Archive for September, 2014

mirage

a deep fear, seated
at the very core of me
— that I’m a coward

I often have trouble choosing a title. But I like this one. My dream last night really did make me feel scared of feeling scared. And I don’t think you can gaze steadily at such a phenomenon without coming to the conclusion that it’s a mirage. I was trying to comfort a previous lover who’d found out he was HIV positive. I knew in my heart of hearts that I wanted to die with him — to share everything, even the HIV coursing through his veins. Too scared though. So I opted for the chaste hug.

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cult

the scariest thing
on earth — my own desire for
infinite power

I googled ‘cult’ after completing this poem. Apparently, in Latin, ‘cult-‘ is the past participle of the verb ‘colere’ meaning to inhabit, to cultivate or to worship. I love the idea that, by cultivating the soil, we are worshipping it. And then I suppose ‘culture’ would be a kind of collective worship, too. And to cultivate a friendship with someone is to turn them deliberately into a god or goddess. To magnify their good points and diminish their faults. And we expect this kind of support from our own friends. Why?

I dreamed I was leader of a cult. What more sinister dream imaginable, ever? And yet the dream left me feeling good about myself. Surely this ought to undermine the very notion of feeling good about oneself? The only logical conclusion would be that so-called ‘positive thinking’ can be a very dangerous kind of storytelling. Or alternatively, I could reject any knee-jerk condemnation of leaders of cults. Or again, thirdly, I could simply choose to tolerate the contradiction.

Lucifer

I have found there is
only one way out of hell
— and that is downwards

Annoyingly, I forgot a very long, powerful dream last night and the only thing at all remaining in my memory is the figure of Albert Einstein. I have dreamed of Einstein before, when I was in Israel 1983-84. Einstein is a kind of god when he appears in my dreams. I don’t have the brain to grasp relativity, and am attracted as much by his shaggy appearance as by whatever smattering of relativity I’ve managed to pick up through TV programmes etc. My first draft of this poem played with the idea that if you fall into the category divine, best thing is just to keep falling. Israel was a kind of hell for me, just because of where I was in my inner journey at the time. Lucifer was a kitten on the kibbutz where I volunteered.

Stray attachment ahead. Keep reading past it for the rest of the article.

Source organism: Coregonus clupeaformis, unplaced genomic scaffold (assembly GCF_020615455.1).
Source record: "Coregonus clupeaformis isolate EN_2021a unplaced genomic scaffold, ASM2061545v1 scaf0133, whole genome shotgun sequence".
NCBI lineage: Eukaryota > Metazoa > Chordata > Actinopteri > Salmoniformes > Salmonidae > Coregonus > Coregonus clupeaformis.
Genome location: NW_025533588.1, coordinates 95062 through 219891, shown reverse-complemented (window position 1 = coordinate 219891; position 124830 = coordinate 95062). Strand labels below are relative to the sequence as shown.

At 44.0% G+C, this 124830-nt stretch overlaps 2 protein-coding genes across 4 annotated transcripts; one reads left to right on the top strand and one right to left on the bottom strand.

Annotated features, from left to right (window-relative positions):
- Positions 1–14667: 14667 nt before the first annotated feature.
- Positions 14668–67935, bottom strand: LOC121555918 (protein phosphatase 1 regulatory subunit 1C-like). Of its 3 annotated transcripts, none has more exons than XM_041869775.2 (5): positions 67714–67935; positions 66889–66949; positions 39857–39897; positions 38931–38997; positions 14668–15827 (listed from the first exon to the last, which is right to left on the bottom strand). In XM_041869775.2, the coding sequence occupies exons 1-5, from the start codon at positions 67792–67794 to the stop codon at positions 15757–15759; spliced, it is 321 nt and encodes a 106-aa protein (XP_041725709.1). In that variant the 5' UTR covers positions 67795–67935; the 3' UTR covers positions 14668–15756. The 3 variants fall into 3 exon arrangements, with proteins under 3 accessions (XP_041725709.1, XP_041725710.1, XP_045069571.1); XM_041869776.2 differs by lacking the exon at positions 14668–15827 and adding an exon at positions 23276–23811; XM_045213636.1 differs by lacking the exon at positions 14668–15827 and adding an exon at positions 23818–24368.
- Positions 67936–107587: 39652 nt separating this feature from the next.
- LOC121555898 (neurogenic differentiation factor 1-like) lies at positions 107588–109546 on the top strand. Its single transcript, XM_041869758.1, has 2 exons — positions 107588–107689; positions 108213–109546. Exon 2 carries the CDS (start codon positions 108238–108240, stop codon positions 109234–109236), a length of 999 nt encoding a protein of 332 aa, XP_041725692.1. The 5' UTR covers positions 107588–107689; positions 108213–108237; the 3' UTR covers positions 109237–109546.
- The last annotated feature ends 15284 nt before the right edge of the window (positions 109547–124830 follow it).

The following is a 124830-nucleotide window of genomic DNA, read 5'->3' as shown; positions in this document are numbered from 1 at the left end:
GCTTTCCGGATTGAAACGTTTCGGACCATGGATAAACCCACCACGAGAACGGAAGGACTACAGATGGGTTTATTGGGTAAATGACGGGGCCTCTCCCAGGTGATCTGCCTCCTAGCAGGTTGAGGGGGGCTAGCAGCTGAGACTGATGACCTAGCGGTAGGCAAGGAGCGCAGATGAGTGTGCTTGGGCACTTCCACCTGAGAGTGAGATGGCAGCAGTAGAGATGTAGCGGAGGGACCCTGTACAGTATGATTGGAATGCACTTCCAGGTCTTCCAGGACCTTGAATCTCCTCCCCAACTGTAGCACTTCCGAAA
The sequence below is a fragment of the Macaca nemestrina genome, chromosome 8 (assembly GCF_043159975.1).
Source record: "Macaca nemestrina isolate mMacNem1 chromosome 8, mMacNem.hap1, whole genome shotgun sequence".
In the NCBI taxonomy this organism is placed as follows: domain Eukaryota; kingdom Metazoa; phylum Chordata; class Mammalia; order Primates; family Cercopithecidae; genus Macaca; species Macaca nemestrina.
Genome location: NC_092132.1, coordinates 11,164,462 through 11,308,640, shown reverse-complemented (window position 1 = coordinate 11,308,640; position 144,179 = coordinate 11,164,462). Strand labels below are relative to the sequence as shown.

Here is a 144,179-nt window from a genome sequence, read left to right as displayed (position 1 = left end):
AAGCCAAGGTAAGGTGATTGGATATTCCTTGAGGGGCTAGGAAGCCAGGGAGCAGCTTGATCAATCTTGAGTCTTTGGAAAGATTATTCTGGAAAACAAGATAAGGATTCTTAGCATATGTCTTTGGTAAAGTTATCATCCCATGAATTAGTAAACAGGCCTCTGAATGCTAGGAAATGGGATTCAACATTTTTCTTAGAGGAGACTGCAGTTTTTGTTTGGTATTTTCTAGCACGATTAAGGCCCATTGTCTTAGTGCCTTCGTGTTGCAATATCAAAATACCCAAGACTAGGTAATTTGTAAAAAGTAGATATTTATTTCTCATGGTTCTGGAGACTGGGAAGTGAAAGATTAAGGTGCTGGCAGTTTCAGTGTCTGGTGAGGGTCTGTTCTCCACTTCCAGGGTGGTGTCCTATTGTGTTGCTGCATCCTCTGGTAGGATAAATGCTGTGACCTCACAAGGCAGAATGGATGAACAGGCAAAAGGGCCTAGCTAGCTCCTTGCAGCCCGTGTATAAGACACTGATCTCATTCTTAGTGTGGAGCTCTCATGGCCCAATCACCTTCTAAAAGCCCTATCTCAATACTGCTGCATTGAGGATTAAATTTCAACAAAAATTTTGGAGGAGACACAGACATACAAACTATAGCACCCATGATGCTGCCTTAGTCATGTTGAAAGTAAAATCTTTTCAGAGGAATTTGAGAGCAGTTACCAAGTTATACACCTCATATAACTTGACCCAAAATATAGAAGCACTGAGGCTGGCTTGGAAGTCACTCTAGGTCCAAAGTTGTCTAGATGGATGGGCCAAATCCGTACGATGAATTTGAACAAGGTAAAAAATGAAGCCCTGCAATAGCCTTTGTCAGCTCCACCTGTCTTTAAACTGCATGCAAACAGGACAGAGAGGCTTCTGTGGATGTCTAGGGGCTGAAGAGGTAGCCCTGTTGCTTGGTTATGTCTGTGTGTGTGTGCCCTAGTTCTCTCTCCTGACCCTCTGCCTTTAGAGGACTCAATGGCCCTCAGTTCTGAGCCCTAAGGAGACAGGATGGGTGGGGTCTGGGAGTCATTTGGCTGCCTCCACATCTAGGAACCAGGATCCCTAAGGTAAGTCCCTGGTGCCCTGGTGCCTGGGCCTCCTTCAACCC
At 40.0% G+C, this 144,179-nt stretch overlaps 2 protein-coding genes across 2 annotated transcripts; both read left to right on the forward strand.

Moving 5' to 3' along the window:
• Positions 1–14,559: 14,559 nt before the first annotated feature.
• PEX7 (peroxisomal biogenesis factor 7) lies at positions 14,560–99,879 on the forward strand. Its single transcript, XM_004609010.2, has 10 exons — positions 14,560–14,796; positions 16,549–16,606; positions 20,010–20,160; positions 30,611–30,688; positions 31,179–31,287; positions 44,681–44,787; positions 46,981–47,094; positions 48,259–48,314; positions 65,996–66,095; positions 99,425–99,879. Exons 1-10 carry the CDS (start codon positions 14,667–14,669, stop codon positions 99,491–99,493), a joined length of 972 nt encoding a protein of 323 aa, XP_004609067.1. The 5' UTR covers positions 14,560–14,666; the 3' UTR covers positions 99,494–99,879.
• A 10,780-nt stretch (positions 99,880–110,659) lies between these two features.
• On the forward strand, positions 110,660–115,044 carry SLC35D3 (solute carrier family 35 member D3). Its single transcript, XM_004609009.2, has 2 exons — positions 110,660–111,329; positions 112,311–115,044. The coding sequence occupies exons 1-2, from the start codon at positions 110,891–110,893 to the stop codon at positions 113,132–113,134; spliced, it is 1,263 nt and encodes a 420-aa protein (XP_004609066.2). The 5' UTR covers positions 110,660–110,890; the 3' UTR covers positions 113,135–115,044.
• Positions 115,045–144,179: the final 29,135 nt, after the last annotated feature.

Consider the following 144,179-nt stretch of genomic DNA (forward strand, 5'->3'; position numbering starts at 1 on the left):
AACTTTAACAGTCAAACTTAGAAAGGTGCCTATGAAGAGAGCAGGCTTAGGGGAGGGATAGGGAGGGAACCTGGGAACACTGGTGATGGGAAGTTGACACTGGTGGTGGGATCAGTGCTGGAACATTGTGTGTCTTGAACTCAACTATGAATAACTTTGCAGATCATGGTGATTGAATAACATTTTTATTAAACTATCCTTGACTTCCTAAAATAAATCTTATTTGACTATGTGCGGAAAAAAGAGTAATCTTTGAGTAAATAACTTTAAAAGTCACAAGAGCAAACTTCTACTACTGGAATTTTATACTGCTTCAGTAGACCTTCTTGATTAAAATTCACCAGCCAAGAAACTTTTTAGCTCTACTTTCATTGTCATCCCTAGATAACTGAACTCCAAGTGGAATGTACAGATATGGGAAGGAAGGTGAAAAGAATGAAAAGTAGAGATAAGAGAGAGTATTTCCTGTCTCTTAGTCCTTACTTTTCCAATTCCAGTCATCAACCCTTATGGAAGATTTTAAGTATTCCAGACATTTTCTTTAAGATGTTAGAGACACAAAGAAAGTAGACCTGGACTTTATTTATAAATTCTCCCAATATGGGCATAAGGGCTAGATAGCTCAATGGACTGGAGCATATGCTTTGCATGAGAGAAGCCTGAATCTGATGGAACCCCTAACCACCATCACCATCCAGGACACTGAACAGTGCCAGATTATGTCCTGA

trick of ignorance

sometimes, survival
depends upon unlearning
your knowledge and skill

I dreamed of playing the French horn. Back in the eighties and nineties, this was a dream I had again and again. Learning an orchestral instrument takes a lot of hard work and discipline, which is bound to leave its mark on the psyche. Since I haven’t played a French horn since 1979, it’s also bound to make me wonder what possible use or relevance those skills are now. I wanted to use this poem to challenge the way we take the usefulness of our own skills for granted. Poetry is a skill of course.

one-sided

for all of my life —
incomprehension between
me and my father
— or does he understand me
perfectly well after all?

This captures the flavour of my dream quite well. My father had given me a birthday or Christmas present consisting of two old typewriters, both of which belonged to me anyway. As I struggled to grasp the significance of this gift, I was left with the strangest feeling as though he was deliberately trying to teach me something. The lesson itself was beyond me to grasp, but for once I felt able to recognise the painful fact that I have spent my whole life blundering like a blind man, and that my father might have clearer sight.

monk

bless him, how he tries —
his face shines with the light of
profound foolishness

I think I spent yesterday at work somehow trying too hard. I was on my own in the office. So much for working without supervision. In my dream, although I was wearing a monk’s robes, I was in fact a guest at the monastery. My companion on the other hand was clearly recognisable as a monk just from the way he smiled.

Many years ago at the height of my ‘psychosis’ when I was homeless and paranoid, believing I was being followed by nuclear scientists from NASA, I stumbled into the beautiful parish church of Much Wenlock in Shropshire and stayed for Evensong. The priest used a well known blessing at the end of the service which moved me profoundly. I have never forgotten it. It’s from the Old Testament.

“The Lord bless you and keep you;
The Lord make His face shine upon you,
And be gracious to you;
The Lord lift up His countenance upon you,
And give you peace.”’

subjectivity

if only the Pope
could tell us how it feels to
be Pope — but he can’t

When it comes to human psychology, I believe scientific objectivity is a delusion. Whereas subjectivity is the greatest of all the blessings endowed on us by being alive. I dreamed I was in a museum with Freud (that fake scientist) who was waxing poetic about how a dream is a gift from the patient to the analyst. Also, I was inquiring in a shop for a biography of a certain Pope. Led me to reflect, awake, that it sometimes seems as though there is a ban on subjectivity in public life. Or a taboo. You might think that religion exalts subjectivity. I suppose it does. Maybe what I’m trying to say is, that we project the subjectivity we daren’t experience for ourselves, onto our public figures. The last thing we let them be is themselves.